Fashion Designer Who Can’t Sew? Here’s What You Need To Know

Watching fashion reality TV, you might think that every designer knows how to sit behind a sewing machine and whip up an outfit they designed from start to finish. In reality, though, many designers don’t or can’t sew at all. Designers aren’t required to know how to sew. Their job is to have the creative vision for the collection as a whole and for each piece and design detail. While knowing how to sew isn’t essential for fashion designers, there are some things that are important for every designer to know – especially if you don’t know how to sew.

It’s okay if you don’t know how to sew (or sew well), but in order to get your designs made and out into the world, you need to be able to communicate your design vision to your team, patternmaker, or factory. Beyond just fashion illustrations or sketches, designers need to know how to communicate the fit intent and even construction as it relates to the design. What type of fabric is the design to be made of? Does the shirt have a pieced placket or a self button stand? Is there boning in the structure of the dress? These are all design-related construction aspects that the designer needs to understand and know how to communicate. 

The best way to do this, I think, is through a sketch or inspiration photo with callouts. Name the design details, features, or construction that is important to your design. If you can’t draw, use a combination of reference photos or physical samples that show elements of your design such as a neckline, hem finish, or lining type. Again, you don’t need to know how to actually sew each detail or finish, but you do need to have something – either visual or written, preferably both – to show what you are looking for. If you want to get deeper into the seams, ASTM is a great reference for seam and stitch types. I wouldn’t expect a designer to know all these codes and names, but if there is a specific type of stitching you want to specify, the corresponding pictures are a great way to call out those details!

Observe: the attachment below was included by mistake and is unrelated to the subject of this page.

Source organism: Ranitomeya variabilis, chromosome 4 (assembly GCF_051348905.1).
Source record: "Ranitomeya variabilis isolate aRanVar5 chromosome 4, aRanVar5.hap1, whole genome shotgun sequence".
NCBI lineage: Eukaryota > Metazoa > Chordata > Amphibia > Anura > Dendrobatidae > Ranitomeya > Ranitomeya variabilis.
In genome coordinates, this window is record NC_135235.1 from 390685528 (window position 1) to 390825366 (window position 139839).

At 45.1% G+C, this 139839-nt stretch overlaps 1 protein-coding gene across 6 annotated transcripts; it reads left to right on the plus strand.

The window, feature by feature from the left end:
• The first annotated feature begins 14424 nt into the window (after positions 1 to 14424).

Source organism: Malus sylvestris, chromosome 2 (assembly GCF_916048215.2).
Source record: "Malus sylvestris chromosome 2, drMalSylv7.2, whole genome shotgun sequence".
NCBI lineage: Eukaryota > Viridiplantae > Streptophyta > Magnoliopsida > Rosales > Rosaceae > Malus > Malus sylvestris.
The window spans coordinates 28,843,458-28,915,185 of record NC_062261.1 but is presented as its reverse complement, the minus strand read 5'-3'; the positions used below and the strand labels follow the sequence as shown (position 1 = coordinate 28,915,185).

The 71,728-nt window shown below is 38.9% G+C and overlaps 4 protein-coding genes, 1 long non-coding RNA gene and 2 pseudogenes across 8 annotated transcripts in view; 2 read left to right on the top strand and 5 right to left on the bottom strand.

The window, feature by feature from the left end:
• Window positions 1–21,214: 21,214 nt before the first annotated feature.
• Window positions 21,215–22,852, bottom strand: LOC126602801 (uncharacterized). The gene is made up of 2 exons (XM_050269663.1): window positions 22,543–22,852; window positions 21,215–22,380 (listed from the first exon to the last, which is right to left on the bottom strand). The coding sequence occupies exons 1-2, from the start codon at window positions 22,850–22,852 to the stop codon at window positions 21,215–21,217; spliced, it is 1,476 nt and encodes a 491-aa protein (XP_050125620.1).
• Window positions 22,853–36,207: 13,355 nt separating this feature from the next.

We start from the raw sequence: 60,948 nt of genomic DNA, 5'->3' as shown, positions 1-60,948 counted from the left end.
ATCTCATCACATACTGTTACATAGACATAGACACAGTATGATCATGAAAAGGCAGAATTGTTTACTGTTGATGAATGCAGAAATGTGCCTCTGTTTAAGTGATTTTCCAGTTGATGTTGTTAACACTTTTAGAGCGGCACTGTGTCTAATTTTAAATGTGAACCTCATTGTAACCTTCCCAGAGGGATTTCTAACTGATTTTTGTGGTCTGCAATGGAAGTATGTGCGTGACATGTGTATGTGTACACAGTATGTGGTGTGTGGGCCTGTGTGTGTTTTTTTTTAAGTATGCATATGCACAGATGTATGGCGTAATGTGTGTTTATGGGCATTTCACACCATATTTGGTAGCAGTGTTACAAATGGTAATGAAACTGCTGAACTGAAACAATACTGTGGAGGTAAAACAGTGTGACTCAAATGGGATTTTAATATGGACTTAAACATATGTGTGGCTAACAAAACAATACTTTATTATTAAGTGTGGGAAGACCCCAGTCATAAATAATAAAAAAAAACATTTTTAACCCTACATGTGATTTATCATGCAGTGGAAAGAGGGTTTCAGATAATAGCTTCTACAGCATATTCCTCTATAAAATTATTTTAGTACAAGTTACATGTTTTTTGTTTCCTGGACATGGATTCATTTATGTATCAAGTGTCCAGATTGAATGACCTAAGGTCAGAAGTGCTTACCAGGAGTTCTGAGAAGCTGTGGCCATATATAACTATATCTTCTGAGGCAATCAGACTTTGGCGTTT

Designers should also have a basic understanding of the parts of a garment and how a garment is constructed. This will help as you communicate with more technical people like a patternmaker or sewer. Again, you don’t need to memorize and know names for every pattern piece or design element, but at least know where to look them up when you need a reference for your particular design. Fashionpedia by Fashionary is a great visual dictionary of design elements and terminology that I recommend. Industry terms can be confusing especially if you are a designer new to the fashion industry, but speaking a common language and clarifying the words with pictures results in clearer communication and a smoother development process. 

Being open to feedback from your production partner is another important trait for designers – especially ones that can’t sew. What works conceptually for design and what works practically (or financially) for production are not always the same. When you don’t know the nuances of construction techniques and their difficulty and pricing, then you’ll want to rely on someone who does. Work with your patternmaker and factory to arrive at construction for your design that meets your vision, matches your brand’s quality standards, is appropriate for the fabric, and fits in your budget. 

A final thing I think is important for non-sewing designers to understand is that sewers aren’t magicians. Making clothing can feel pretty magical, but it is a precise process that depends on the steps that came before it. No matter how good your sewers are, there is only so much they can do to fix a poorly thought-out design or a low-quality pattern. As a designer it is important to respect everyone on your team and all the hands that touch your product – including those who sew your designs. They are not unskilled workers who do sloppy work. Often when there are sewing problems, it is really the development steps that came before (the design, product development, pattern, cutting, etc.) that are the cause. If you’ve never sewn before, it can be easy to blame sewing as they are near the last step of production, but it is important to not jump to that conclusion. 

You can certainly be a successful fashion designer without knowing how to sew, as long as you know how to communicate your vision, are open to feedback from your production partners, and understand the basics of how sewing and garment production operates so you can problem-solve any issues with empathy and industry savvy.


Chukwuemeka Victory

7:46 pm December 19, 2022

No, butI would love to. And I hope on having my very first fashion show in 2023


9:48 am December 20, 2022

I wish to become an expert in creating clothing designs, but not a tailor

Samira Alhassan

2:08 am April 7, 2023

Want to be a designer


10:49 pm April 17, 2023

I want to start a branded fashion line


2:00 pm May 8, 2023

I am an expert in creating unique fashion designs and details but I don't sew


3:46 pm May 21, 2023

I'm a designer just starting out, and right now I'm seeking a partner who knows how to sew.


4:59 am December 19, 2023

I know how to sew uniform blazers 50 years in the sewing but I don't know how to design

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